Raymond Richman - Jesse Richman - Howard Richman
Richmans' Trade and Taxes Blog
Donald Trump closing on leaders in Republican race
Republican voters may have a choice on trade this primary season. Donald Trump, the first of the undeclared Republican candidates for president to call for tariffs on China, has moved up to fourth place among Republican candidates according to the Newsweek Daily Beast Poll. Here are the Republican leaders:
In the general election, here's how the top four would do:
The Republican nomination is still wide open. It is not even yet clear which of these candidates will actually be in the race.
Comment by jg bennet, 2/29/2011:
The largest transfer of wealth in history has gone from the American Middle Class into the pockets of despots & multinational corporations due to our trade policies.
Since 2007 we have sent the Chinese over 1 trillion dollars of our money in a dollar draining (never to return) negative trade deficit.
US World trade deficit from 1987 – 2010
Negative 8.8 trillion dollars
Trump wants our money back!
DOLLAR DRAIN DEFINITION
The accepted dollar drain definition applies to economies throughout the world, not only those using the dollar as a unit of currency. Dollar drains are trade deficits that result when imports exceed exports in monetary terms. For instance, a country that imports more goods from overseas than it exports to foreign countries is, in effect, sending its currency overseas in return for those goods. This can lead to a shortage of currency in circulation at home, creating a tight money situation in which companies have difficulty obtaining the loans and funds they need to grow or to continue operations. Consumers feel the effects of dollar drains as well, since they cannot obtain loans for the purchase of property or for other immediate needs; a shortage of currency in the home economy affects every aspect of that economy.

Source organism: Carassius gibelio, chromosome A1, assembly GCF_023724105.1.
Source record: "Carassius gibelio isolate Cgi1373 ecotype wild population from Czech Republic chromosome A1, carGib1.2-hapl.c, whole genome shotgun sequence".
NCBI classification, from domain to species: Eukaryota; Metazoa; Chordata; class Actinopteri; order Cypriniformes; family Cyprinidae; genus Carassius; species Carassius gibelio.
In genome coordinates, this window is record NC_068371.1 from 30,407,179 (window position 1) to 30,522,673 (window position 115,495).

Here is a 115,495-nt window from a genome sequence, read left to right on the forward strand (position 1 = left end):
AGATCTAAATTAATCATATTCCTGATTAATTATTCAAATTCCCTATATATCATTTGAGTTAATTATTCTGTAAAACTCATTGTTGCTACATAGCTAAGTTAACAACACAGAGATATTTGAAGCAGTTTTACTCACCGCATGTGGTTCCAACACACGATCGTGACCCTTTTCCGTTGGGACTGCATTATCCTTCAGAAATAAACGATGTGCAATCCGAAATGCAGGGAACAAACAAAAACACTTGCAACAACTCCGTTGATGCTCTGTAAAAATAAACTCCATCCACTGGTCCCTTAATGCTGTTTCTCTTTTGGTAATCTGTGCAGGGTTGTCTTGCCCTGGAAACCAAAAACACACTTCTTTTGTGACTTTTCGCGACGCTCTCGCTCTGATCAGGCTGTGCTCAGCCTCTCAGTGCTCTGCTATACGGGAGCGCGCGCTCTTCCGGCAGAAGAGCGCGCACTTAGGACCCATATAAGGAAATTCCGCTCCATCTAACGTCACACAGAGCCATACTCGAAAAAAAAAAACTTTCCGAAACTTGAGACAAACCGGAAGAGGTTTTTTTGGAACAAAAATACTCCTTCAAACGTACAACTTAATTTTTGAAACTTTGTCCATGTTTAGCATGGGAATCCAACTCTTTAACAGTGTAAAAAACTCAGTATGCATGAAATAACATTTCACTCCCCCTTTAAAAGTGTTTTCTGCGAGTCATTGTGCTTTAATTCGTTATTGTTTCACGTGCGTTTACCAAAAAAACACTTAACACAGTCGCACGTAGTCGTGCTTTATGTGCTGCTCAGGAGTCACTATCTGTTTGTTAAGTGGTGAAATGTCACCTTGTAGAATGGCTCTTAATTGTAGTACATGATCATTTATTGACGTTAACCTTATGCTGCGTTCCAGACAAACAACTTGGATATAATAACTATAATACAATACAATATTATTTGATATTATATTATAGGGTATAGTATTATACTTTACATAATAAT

MAJOR RISKS OF DOLLAR DRAINS
A ready supply of circulating money is necessary for economies to engage in setting monetary policies; loosening or tightening the supply of money in the market is one of the most important tools government has in determining fiscal policy. When there is a shortage of currency in the economy, the government cannot exercise this control over the economic situation. If the dollar drain continues for a significant length of time, the government may be forced to curtail foreign purchases or to borrow heavily from other countries in order to meet its obligations. This can lead to inflation and devaluation of the currency on the international FOREX market.
**Most analysts believe the long-term solution to dollar drain is to promote and encourage consumers to purchase goods manufactured in their own country where possible; this can stem the flow of currency out of the country and lessen the trade differential over time.**
Response to this comment by carlo olivero, 3/2/2011:
Journal of Economic Literature:
Atlantic Economic Journal: